It is time to insert our voices into the decisions that are being made about our personal health, and the health systems with which we interact, and tailor them to what is best for us and our communities.
One of the most intimate and dynamic aspects of being human is health. If we have it, we are able to live life to its fullest. If we don’t have it, it is a lot harder.
It is also one of the areas in which we feel the most powerless. From “taking care of ourselves” in relation to healthy behaviours, to seeking to find the right interventions for sickness and disease, it is not easy to find the switch to control our health.
My husband and I have had to take more control than we intended. Our two children have a genetic condition called pseudoxanthoma elasticum (PXE), and early in their lives we realised we would have to do it all. We are an extreme case: as lay people we learned to discover the gene, create diagnostic testing, set up a research consortium and lead clinical trials. We do not consider ourselves heroes, we instead think no one should have to do this. Access to health and treatments for any disease should be a human right. In the 23 years since we began, we have learned that the health systems are not set up to serve people. Their focus is on profit, institutions, cost-saving, and other misaligned incentives.
It is time to insert our voices into the decisions that are being made about our personal health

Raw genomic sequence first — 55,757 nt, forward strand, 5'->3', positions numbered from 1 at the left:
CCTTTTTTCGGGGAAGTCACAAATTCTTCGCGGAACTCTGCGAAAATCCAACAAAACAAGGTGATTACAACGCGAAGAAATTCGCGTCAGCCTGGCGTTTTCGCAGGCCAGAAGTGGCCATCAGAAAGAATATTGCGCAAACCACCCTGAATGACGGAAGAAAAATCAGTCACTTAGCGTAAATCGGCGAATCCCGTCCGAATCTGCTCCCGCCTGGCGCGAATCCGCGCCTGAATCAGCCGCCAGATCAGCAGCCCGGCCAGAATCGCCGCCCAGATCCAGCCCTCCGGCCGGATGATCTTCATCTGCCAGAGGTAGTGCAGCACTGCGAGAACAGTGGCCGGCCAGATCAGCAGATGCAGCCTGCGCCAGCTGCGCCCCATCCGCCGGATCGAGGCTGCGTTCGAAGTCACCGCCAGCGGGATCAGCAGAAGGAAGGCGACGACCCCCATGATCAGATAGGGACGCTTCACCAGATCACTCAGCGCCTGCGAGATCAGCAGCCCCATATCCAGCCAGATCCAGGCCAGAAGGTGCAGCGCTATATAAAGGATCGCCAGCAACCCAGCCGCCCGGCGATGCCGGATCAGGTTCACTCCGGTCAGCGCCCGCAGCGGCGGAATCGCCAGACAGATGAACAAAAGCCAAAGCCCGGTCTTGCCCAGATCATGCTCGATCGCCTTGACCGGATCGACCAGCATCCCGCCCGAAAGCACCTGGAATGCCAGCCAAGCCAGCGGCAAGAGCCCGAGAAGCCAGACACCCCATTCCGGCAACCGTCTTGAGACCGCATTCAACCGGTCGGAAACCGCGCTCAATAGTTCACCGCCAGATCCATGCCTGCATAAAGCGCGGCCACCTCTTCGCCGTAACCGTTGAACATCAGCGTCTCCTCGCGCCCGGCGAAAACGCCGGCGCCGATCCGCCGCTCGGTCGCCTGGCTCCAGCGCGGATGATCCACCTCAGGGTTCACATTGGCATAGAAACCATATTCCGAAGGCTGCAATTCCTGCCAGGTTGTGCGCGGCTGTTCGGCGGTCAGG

In almost all aspects of life, we all play a much bigger role in making sure that the service or product is best for our needs. Not so in healthcare. It is time for us to stand and take our place. It is time to insert our voices into the decisions that are being made about our personal health, and the health systems with which we interact, and tailor them to what is best for us and our communities.
Let’s not settle for mediocre or appalling services - neither simple inconveniences nor major errors in healthcare delivery. Demand excellence. We should demand the best, just as we do in working with our plumber, our taxi driver, or our elected official. All are here to serve us, and our healthcare providers and institutions must do the same. This is a matter of life and death.
Be collaborators in our own health
If we citizens ask for what we need and for what is our right, then in the future we will not be ‘patients’, nor will we be patient. We will be collaborators in our own health. There will not be a power differential – meaning we will not feel afraid, inadequate or generally lost, when we need help with our health. We will find multiple ways to receive the support and resources we need to live healthy lives. We will not have to take heroic measures just to get what we or our loved ones need.
As easy as it is for us to listen to the song of our choice, or order a book online, we will easily access tools to live healthier lives, and solve the problems associated with the diseases that take a toll on our lives. This is a simple matter of feeling better, living with more possibility of enjoying life, and generally have more time and energy to love those with whom we journey in this life.